The expression "pole of attraction" calls to mind the image of two magnetic centers, one above and one below.... 

[T]he world attracts like a magnetic center, but at the same time it is diverse and it disperses; the "Kingdom of Heaven" also attracts like a magnet, but at the same time it is infinite and it expands. 

In this latter space, "time becomes a circular or spiral river flowing around a motionless center." In an earlier essay in the same book (Evidence and Mystery) he describes this dynamism in similar terms as 

a spiral with centripetal movement progressing indefinitely toward a center that is never reached but that can nonetheless be grasped... 

Grasped via intellection, which is our very own link between the above and below. 

Let's try to reconcile this with Clarke's Person and Being, the book we've been discussing: "the human being, because of its dual nature as embodied spirit," is properly seen as the "microcosm," i.e., "a synthesis of the whole universe":

by his spiritual soul he rises above the dispersion of space and time to live in the spiritual horizon of supra-material meanings and values and to set his sights on the Infinite and the Eternal.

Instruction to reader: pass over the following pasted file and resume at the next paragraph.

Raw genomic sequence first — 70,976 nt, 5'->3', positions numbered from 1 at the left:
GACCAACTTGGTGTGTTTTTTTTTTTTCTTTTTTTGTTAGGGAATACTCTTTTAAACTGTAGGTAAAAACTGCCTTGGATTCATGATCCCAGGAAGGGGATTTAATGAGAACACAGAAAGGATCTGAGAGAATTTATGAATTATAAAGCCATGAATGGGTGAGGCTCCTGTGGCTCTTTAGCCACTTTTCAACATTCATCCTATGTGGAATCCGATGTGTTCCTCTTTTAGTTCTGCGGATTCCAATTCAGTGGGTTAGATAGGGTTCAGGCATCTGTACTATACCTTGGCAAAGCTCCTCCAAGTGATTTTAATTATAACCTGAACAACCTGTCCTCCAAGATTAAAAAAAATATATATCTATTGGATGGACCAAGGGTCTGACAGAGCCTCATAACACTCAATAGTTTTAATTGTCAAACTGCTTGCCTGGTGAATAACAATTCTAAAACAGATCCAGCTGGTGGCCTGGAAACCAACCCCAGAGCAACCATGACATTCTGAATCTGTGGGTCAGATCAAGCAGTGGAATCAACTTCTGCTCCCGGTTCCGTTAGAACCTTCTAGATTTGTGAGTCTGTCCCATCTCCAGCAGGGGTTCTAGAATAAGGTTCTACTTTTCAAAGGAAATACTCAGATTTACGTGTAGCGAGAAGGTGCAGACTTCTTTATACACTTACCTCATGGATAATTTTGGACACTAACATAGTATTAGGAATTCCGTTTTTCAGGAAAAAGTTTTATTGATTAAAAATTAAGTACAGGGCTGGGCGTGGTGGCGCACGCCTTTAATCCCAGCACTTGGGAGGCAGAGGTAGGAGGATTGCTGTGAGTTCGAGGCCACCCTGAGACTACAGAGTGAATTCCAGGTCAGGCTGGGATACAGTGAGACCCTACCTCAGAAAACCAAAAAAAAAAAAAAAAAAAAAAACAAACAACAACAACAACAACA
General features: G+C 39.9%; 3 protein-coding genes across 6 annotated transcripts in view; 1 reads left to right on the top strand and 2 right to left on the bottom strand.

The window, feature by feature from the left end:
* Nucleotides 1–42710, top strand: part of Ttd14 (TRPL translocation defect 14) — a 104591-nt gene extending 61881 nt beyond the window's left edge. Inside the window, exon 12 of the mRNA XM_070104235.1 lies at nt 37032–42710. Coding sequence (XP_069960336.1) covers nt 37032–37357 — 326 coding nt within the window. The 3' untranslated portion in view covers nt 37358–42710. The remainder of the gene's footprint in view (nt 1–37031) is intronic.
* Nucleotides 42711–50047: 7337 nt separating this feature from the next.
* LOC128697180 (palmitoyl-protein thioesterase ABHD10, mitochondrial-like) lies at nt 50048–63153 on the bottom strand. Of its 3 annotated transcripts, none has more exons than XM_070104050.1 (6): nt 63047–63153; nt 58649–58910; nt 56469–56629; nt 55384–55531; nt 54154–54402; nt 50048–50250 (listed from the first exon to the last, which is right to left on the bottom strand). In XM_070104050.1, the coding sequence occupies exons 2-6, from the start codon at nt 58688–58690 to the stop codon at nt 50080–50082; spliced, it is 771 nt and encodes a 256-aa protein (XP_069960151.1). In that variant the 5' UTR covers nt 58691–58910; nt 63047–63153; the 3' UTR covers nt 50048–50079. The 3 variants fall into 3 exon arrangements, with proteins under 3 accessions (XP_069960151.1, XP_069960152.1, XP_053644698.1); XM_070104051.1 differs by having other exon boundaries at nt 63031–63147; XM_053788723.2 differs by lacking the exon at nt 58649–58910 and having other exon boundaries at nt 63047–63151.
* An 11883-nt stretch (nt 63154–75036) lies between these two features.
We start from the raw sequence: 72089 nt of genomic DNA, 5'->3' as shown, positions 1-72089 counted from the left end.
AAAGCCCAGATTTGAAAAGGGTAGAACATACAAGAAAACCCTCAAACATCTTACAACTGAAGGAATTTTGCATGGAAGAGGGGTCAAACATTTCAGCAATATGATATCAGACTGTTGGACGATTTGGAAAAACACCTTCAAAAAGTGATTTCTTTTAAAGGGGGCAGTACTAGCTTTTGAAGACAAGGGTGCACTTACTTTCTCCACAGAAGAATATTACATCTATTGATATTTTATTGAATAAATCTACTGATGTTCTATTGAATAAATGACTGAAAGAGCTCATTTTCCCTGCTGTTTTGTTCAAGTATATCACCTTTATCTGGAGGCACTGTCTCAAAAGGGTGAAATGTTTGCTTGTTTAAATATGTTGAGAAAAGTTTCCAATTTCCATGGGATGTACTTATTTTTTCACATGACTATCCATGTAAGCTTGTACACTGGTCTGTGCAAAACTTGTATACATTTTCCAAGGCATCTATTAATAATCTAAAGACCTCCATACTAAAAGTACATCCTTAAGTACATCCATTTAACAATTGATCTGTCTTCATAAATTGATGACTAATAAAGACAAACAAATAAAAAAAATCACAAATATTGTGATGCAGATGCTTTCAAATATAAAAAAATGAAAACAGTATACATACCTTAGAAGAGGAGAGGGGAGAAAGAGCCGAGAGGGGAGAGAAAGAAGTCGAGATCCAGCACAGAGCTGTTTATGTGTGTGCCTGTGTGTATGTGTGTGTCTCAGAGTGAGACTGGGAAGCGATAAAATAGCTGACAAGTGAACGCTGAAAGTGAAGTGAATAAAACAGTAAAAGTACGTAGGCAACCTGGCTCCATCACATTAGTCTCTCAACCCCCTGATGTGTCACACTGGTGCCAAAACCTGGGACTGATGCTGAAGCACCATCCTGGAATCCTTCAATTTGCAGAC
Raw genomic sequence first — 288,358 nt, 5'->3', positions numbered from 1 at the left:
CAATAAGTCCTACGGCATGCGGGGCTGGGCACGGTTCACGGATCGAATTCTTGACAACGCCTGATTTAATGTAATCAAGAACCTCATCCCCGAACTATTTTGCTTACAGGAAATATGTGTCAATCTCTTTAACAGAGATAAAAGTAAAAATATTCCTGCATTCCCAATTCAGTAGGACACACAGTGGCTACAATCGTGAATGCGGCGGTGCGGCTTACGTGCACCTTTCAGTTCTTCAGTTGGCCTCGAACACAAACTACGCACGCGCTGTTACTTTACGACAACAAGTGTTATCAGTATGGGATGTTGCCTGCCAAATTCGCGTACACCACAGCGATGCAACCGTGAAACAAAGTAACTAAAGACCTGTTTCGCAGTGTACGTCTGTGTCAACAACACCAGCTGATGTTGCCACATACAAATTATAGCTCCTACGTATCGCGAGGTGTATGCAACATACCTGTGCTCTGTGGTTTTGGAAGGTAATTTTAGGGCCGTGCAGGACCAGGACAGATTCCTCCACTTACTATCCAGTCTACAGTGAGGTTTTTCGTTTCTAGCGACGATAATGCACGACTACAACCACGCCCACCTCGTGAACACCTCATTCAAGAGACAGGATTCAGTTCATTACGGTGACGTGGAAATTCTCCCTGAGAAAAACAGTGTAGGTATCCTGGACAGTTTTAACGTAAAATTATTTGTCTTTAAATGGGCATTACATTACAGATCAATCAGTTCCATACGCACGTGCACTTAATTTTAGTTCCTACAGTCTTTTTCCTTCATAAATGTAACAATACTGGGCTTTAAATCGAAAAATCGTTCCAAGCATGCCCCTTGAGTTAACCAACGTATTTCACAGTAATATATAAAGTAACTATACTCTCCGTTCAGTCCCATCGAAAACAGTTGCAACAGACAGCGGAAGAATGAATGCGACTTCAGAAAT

The reason why I've emboldened those words is to highlight the precise similarity to Schuon, indicating that these two are indeed describing -- better, inhabiting -- the very same nonlocal attractor. 

This is life at the leading edge of the divine-human spiral described above by Schuon: "to be a human being," writes Clarke, is to live "on the frontier of matter and spirit, time and eternity." It is "to be an amphibian"

able at will to direct himself in either direction, down toward matter or up toward spirit. [Our] destiny is thus to journey through matter toward a fulfillment beyond matter (Clarke).

In Raccoon argot we refer to this as our "I AMphibious" nature, but you get the point, supposing your not one of our illuminate trolls confined to the lower chamber of the hourglass.